The state of Paraná lies in the southern corner of Brazil and shares a border with Argentina and Paraguay. In the east, the Serra do Mar mountain range runs along the state’s short strip of Atlantic coastline. To the west of these mountains, a series of plateaus step down to the Paraná River, which marks the border with Paraguay.
Settlers first colonised Paraná in the seventeenth century, largely keeping to coastal areas and the region around the present-day state capital of Curitiba. The rest of Paraná remained sparsely populated until the 1940s, when coffee plantations began to spread from neighbouring São Paulo into the northern part of the state, bringing railway lines and waves of immigrant workers with them (Rolim 2005).
The new industry grew rapidly and by the beginning of the 1960s Paraná had become the most important coffee-growing region in Brazil, responsible for more than half the country’s production. However, in 1975 disaster struck. The ‘Great Black Frost’ of that year completely destroyed the coffee crop in the state, which went from producing 11.7 million bags of coffee one year to virtually none in the next (AEAANP 2018).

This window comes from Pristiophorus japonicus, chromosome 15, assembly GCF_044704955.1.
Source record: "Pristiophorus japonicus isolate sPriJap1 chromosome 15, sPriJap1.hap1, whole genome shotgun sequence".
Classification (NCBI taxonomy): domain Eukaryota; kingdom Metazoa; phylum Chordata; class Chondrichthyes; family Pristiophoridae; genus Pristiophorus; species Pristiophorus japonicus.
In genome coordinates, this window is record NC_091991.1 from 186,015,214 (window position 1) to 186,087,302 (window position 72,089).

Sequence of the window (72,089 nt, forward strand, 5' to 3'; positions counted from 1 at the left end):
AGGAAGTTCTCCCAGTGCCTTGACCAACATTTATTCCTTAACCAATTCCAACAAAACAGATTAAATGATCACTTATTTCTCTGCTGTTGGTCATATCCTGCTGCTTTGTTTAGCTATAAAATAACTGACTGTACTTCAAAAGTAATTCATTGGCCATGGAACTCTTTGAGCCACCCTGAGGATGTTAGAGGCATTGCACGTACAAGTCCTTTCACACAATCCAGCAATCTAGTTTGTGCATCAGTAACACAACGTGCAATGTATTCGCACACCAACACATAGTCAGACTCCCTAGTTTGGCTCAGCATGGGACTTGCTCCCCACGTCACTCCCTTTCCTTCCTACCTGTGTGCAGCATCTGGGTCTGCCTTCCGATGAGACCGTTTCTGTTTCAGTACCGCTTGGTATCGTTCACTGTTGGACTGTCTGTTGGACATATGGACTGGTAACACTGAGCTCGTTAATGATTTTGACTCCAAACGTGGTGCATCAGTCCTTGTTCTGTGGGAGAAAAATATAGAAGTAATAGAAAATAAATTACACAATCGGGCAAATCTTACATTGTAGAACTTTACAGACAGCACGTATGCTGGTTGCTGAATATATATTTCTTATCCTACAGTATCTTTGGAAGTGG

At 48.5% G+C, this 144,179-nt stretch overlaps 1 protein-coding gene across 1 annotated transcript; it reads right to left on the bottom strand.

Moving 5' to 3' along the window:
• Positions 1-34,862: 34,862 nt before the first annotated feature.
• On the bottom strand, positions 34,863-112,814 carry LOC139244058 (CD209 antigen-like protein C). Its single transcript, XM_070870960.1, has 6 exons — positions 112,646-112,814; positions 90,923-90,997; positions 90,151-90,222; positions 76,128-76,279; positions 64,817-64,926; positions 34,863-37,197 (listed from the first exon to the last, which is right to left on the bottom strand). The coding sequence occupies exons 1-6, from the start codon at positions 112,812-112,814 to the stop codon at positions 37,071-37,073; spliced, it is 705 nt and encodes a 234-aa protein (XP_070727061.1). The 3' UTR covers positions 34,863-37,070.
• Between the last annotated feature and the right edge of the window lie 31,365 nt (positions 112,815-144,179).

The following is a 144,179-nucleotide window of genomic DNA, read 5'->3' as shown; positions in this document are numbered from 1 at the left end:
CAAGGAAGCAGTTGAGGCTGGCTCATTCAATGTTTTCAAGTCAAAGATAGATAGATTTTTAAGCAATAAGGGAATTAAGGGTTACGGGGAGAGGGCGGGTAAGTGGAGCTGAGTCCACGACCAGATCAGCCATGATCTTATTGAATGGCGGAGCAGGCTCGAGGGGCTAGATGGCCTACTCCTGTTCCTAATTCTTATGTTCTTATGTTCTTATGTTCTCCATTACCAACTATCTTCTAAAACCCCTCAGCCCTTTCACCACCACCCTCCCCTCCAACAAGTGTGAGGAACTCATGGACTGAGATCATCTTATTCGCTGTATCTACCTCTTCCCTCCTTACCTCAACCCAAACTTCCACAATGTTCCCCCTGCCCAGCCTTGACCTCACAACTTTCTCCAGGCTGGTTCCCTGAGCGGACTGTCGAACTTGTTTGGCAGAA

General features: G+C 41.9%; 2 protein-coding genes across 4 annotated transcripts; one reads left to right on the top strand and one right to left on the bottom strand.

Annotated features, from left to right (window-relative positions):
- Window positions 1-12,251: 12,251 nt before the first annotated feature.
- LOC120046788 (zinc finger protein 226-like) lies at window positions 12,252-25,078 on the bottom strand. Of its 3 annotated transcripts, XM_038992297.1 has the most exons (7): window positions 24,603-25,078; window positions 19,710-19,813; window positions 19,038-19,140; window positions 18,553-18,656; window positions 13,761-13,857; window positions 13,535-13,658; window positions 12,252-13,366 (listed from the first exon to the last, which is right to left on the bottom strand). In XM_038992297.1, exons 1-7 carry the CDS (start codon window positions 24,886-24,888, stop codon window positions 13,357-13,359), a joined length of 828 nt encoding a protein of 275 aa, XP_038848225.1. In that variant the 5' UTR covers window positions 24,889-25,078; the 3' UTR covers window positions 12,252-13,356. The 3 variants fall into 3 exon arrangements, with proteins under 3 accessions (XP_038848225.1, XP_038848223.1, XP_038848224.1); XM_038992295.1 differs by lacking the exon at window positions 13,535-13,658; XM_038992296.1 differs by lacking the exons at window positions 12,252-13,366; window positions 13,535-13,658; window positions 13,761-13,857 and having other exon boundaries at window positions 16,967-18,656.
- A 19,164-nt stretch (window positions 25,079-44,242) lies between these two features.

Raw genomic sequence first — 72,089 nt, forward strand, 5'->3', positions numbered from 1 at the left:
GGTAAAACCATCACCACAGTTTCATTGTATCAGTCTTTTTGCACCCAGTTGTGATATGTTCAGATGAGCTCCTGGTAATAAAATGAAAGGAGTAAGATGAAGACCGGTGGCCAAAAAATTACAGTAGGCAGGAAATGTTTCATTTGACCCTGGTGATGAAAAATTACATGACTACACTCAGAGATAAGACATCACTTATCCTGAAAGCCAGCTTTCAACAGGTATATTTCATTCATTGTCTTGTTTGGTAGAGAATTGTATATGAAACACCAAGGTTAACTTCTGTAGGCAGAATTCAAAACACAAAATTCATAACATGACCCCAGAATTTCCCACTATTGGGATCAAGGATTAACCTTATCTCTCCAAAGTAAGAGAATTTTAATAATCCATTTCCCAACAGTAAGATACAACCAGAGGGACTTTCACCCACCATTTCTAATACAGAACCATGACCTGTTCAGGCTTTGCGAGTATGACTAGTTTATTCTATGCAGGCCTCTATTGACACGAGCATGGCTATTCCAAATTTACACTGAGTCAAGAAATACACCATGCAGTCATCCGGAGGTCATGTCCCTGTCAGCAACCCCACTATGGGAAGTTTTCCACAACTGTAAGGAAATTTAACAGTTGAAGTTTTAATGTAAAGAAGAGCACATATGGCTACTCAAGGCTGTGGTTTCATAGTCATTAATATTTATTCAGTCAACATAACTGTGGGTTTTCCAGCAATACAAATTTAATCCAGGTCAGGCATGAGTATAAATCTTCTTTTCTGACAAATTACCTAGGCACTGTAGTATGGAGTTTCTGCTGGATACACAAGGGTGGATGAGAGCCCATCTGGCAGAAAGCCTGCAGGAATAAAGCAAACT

Already hit by declining coffee prices, Paraná’s struggling coffee farmers switched to producing soybean and grain crops, helped by government subsidies. Further frosts and rising labour costs discouraged farmers from returning to coffee cultivation in the following decades. Instead, Paraná became one of Brazil’s most important soya and grain producers, and coffee was all but abandoned.
Farmers began to return to coffee-growing in Paraná in the early 2000s, with support from the local government. Growers adopted more-efficient production methods and high planting densities and focussed on producing coffee for the specialty market. Paraná is the southernmost coffee-growing region in Brazil, and perhaps the world.